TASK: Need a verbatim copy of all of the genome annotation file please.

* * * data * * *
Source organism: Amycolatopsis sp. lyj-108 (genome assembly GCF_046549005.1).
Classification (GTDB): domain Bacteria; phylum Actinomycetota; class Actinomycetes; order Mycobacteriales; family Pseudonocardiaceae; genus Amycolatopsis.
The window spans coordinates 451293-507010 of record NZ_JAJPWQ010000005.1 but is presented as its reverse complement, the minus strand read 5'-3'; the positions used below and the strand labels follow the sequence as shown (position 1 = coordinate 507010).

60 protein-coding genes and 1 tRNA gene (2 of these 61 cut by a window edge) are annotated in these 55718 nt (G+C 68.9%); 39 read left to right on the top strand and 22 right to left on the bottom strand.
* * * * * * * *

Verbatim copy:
Source organism: Amycolatopsis sp. lyj-108 (genome assembly GCF_046549005.1).
Classification (GTDB): domain Bacteria; phylum Actinomycetota; class Actinomycetes; order Mycobacteriales; family Pseudonocardiaceae; genus Amycolatopsis.
The window spans coordinates 451293-507010 of record NZ_JAJPWQ010000005.1 but is presented as its reverse complement, the minus strand read 5'-3'; the positions used below and the strand labels follow the sequence as shown (position 1 = coordinate 507010).

60 protein-coding genes and 1 tRNA gene (2 of these 61 cut by a window edge) are annotated in these 55718 nt (G+C 68.9%); 39 read left to right on the top strand and 22 right to left on the bottom strand.